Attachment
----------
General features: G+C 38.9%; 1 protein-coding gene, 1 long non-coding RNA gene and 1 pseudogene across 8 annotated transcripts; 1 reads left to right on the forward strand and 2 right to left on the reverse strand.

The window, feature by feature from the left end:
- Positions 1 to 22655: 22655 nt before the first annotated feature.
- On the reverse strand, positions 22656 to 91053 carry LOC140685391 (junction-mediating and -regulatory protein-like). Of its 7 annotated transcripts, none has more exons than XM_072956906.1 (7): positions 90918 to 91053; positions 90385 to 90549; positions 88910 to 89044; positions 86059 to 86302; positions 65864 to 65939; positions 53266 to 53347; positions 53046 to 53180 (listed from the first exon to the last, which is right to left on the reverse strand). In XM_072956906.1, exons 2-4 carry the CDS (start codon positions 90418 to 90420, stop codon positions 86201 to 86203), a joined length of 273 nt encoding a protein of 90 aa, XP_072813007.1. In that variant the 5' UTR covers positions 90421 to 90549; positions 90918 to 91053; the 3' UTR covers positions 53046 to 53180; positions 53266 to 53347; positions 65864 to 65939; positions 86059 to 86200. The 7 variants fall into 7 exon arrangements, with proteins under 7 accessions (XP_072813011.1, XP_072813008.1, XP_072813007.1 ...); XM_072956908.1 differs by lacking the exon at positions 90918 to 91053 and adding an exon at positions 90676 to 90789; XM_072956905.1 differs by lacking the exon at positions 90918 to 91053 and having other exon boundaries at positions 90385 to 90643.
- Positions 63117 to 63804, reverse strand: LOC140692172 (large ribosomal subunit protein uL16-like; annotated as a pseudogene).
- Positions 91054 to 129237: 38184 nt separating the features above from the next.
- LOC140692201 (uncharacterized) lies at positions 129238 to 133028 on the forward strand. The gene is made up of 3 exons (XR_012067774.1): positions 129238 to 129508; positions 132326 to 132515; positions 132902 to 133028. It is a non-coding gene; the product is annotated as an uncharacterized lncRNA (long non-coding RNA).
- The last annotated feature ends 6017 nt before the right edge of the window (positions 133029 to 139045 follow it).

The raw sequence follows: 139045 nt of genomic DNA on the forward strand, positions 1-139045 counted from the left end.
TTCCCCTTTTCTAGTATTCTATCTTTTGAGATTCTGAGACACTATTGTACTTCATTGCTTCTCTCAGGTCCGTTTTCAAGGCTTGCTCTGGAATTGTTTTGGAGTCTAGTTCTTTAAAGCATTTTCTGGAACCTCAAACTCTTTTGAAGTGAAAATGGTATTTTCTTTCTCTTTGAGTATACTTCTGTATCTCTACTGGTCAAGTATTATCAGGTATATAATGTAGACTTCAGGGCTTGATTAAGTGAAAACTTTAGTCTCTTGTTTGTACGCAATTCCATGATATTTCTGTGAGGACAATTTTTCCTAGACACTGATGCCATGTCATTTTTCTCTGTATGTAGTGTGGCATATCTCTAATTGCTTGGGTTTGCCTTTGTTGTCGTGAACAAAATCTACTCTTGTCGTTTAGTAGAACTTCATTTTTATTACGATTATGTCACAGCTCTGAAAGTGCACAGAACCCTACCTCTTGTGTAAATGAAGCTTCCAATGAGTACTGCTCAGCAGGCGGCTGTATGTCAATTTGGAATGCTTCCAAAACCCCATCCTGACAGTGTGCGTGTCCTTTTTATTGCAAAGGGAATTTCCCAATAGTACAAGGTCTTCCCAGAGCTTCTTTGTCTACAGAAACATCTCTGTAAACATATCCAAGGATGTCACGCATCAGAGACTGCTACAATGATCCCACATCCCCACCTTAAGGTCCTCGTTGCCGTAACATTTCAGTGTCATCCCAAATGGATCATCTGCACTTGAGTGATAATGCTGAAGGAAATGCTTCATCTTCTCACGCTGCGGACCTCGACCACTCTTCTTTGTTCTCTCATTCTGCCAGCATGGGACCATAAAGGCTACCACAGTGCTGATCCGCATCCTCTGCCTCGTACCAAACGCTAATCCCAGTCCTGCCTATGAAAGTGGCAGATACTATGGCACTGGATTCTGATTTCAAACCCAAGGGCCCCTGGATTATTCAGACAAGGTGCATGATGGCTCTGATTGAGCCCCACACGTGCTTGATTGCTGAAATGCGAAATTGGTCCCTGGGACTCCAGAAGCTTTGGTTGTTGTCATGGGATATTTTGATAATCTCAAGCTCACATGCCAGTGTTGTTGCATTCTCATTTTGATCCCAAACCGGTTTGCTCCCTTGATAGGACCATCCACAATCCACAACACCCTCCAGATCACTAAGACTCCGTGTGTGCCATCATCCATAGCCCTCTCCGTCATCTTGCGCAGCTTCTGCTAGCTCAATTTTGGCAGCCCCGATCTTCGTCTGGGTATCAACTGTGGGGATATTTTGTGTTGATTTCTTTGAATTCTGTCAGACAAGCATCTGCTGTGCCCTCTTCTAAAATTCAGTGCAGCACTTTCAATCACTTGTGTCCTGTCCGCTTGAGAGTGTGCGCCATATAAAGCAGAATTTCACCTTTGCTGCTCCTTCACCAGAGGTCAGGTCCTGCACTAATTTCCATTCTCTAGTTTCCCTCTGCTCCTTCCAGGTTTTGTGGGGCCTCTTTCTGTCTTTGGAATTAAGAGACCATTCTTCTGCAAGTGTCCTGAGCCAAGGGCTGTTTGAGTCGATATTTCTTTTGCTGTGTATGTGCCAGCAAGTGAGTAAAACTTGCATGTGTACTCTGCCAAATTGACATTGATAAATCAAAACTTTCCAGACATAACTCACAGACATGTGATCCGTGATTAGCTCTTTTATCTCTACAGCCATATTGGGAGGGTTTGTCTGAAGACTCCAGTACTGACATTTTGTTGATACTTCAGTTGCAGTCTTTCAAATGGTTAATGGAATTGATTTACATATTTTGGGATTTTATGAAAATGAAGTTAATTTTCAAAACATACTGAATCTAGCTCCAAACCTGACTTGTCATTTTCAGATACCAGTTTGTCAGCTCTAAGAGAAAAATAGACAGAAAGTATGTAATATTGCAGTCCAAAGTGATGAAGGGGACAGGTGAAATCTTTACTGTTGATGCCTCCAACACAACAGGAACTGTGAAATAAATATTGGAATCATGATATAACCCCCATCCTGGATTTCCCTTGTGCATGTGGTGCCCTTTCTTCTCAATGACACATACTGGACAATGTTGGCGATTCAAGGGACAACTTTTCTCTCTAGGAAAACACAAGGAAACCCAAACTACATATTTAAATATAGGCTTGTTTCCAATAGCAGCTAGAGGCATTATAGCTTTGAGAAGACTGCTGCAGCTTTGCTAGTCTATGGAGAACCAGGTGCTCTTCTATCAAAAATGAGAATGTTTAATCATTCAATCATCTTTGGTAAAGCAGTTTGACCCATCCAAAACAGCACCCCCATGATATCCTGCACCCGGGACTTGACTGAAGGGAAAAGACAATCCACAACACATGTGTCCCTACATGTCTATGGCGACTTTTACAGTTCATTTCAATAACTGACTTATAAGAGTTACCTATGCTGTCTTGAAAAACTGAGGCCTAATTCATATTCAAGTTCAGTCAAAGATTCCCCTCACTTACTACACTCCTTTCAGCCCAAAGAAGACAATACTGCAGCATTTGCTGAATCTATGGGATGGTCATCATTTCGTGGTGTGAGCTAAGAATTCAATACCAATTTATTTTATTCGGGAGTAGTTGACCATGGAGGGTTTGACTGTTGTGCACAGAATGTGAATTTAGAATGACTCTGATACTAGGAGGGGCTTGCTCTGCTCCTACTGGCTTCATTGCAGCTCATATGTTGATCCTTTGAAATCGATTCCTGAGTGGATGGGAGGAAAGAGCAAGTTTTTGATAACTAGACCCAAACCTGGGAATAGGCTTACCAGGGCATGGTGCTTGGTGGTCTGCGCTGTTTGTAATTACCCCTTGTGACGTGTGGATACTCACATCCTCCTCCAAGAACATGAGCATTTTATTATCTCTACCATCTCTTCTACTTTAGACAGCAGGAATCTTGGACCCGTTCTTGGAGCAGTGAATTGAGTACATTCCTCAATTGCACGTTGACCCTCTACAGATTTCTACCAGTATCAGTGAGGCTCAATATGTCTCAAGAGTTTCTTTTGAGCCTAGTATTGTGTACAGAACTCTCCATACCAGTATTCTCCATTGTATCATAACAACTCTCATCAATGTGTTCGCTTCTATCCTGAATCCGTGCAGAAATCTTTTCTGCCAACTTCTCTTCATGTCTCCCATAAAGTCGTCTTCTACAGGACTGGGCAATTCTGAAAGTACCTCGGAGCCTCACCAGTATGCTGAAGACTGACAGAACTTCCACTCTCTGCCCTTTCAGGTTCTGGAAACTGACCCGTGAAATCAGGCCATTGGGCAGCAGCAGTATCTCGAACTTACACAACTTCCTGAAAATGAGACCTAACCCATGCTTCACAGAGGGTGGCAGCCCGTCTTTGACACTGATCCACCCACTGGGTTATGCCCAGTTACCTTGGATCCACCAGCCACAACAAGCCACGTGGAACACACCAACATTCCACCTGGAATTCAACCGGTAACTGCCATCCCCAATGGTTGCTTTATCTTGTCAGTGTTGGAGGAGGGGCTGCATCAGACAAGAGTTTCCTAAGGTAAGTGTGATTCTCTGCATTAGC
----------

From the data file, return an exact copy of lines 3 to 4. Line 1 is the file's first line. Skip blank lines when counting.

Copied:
- Positions 1 to 22655: 22655 nt before the first annotated feature.
- On the reverse strand, positions 22656 to 91053 carry LOC140685391 (junction-mediating and -regulatory protein-like). Of its 7 annotated transcripts, none has more exons than XM_072956906.1 (7): positions 90918 to 91053; positions 90385 to 90549; positions 88910 to 89044; positions 86059 to 86302; positions 65864 to 65939; positions 53266 to 53347; positions 53046 to 53180 (listed from the first exon to the last, which is right to left on the reverse strand). In XM_072956906.1, exons 2-4 carry the CDS (start codon positions 90418 to 90420, stop codon positions 86201 to 86203), a joined length of 273 nt encoding a protein of 90 aa, XP_072813007.1. In that variant the 5' UTR covers positions 90421 to 90549; positions 90918 to 91053; the 3' UTR covers positions 53046 to 53180; positions 53266 to 53347; positions 65864 to 65939; positions 86059 to 86200. The 7 variants fall into 7 exon arrangements, with proteins under 7 accessions (XP_072813011.1, XP_072813008.1, XP_072813007.1 ...); XM_072956908.1 differs by lacking the exon at positions 90918 to 91053 and adding an exon at positions 90676 to 90789; XM_072956905.1 differs by lacking the exon at positions 90918 to 91053 and having other exon boundaries at positions 90385 to 90643.